Belgian police have asked citizens to shun Facebook's "Reactions" buttons to protect their privacy, the media reported on Sunday.
Belgian police have asked citizens to shun Facebook’s “Reactions” buttons to protect their privacy, the media reported on Sunday.
In February, five new “Reaction” buttons were added next to the “Like” button to allow people to display responses like sad, wow, angry, love and haha.
According to alarabiya.net, police said Facebook is able to use the tool to tell when people are likely to be in a good mood — and then decide when is the best time to show them ads.
“The icons help not only express your feelings, they also help Facebook assess the effectiveness of the ads on your profile,” a post on Belgian’s official police website read.
The feature was launched in response to the demand for a ‘dislike’ button.
According to a recent study, the additional “Reaction” buttons have failed to charm users.
The study by social media analytics and benchmarking tool for professionals Quintly found that “Reaction” emoticons are underused till date.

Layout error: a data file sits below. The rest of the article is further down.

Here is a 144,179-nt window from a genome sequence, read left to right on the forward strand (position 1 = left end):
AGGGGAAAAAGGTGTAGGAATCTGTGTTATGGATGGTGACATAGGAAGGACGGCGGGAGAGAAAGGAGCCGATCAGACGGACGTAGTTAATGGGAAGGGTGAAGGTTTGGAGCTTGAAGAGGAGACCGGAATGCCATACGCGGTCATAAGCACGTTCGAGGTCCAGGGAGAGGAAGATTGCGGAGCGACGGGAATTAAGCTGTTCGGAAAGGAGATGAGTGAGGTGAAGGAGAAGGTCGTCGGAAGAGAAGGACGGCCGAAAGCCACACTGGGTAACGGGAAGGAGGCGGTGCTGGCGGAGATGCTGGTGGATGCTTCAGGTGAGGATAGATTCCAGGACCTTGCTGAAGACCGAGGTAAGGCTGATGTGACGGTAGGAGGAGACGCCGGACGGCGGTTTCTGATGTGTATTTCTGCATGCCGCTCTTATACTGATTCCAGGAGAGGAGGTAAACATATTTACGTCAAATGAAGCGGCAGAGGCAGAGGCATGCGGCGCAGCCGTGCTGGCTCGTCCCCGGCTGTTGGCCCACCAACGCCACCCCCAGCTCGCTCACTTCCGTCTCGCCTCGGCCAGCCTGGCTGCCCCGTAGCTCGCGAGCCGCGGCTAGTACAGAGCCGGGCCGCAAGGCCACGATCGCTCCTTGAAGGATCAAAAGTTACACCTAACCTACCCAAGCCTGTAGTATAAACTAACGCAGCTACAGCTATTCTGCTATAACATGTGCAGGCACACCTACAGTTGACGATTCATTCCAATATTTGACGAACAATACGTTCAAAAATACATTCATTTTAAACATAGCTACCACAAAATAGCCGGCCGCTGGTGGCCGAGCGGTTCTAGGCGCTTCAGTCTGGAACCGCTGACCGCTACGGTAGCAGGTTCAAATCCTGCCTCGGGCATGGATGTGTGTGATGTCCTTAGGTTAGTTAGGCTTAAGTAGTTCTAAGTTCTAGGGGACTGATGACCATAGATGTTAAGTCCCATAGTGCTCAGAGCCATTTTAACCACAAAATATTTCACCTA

Quintly filtered 130,000 posts and found that users rarely take the time to give their opinion about a post and prefer to simply “Like” it and scroll on, techtimes.com reported last week.
“About 97 percent of interactions consist of likes, comments and shares. This simply shows how little the other reactions are used,” the findings showed.
The study indicated that videos obtain up to 40 percent more “Reactions” than images. Users tend to use the “wow” reaction much more when dealing with videos.
The “angry” reaction was used twice as much with video content when pitted against image content.